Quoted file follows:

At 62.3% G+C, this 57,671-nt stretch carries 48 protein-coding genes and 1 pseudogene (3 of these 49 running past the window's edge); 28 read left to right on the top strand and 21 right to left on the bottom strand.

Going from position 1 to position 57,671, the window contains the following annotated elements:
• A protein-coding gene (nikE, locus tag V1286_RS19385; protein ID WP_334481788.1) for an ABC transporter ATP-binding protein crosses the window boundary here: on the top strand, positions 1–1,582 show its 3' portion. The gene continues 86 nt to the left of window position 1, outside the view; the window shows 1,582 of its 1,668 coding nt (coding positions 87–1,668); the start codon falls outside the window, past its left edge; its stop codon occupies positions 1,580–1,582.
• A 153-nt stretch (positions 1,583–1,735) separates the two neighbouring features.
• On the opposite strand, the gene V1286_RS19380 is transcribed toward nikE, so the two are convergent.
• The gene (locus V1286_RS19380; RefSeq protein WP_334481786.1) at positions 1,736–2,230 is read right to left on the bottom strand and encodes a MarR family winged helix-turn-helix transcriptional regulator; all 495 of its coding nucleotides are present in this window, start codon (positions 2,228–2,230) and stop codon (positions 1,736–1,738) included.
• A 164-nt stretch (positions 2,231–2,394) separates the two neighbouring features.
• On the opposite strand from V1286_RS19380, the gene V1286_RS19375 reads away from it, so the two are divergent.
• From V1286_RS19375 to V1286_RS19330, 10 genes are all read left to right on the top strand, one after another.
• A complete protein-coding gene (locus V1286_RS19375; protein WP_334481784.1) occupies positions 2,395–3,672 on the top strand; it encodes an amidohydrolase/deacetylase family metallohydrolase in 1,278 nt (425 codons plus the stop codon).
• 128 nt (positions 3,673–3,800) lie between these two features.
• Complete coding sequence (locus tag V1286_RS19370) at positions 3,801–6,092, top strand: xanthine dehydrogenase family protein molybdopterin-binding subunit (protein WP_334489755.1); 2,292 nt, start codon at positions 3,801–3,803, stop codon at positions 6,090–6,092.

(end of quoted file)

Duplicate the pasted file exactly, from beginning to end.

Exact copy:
At 62.3% G+C, this 57,671-nt stretch carries 48 protein-coding genes and 1 pseudogene (3 of these 49 running past the window's edge); 28 read left to right on the top strand and 21 right to left on the bottom strand.

Going from position 1 to position 57,671, the window contains the following annotated elements:
• A protein-coding gene (nikE, locus tag V1286_RS19385; protein ID WP_334481788.1) for an ABC transporter ATP-binding protein crosses the window boundary here: on the top strand, positions 1–1,582 show its 3' portion. The gene continues 86 nt to the left of window position 1, outside the view; the window shows 1,582 of its 1,668 coding nt (coding positions 87–1,668); the start codon falls outside the window, past its left edge; its stop codon occupies positions 1,580–1,582.
• A 153-nt stretch (positions 1,583–1,735) separates the two neighbouring features.
• On the opposite strand, the gene V1286_RS19380 is transcribed toward nikE, so the two are convergent.
• The gene (locus V1286_RS19380; RefSeq protein WP_334481786.1) at positions 1,736–2,230 is read right to left on the bottom strand and encodes a MarR family winged helix-turn-helix transcriptional regulator; all 495 of its coding nucleotides are present in this window, start codon (positions 2,228–2,230) and stop codon (positions 1,736–1,738) included.
• A 164-nt stretch (positions 2,231–2,394) separates the two neighbouring features.
• On the opposite strand from V1286_RS19380, the gene V1286_RS19375 reads away from it, so the two are divergent.
• From V1286_RS19375 to V1286_RS19330, 10 genes are all read left to right on the top strand, one after another.
• A complete protein-coding gene (locus V1286_RS19375; protein WP_334481784.1) occupies positions 2,395–3,672 on the top strand; it encodes an amidohydrolase/deacetylase family metallohydrolase in 1,278 nt (425 codons plus the stop codon).
• 128 nt (positions 3,673–3,800) lie between these two features.
• Complete coding sequence (locus tag V1286_RS19370) at positions 3,801–6,092, top strand: xanthine dehydrogenase family protein molybdopterin-binding subunit (protein WP_334489755.1); 2,292 nt, start codon at positions 3,801–3,803, stop codon at positions 6,090–6,092.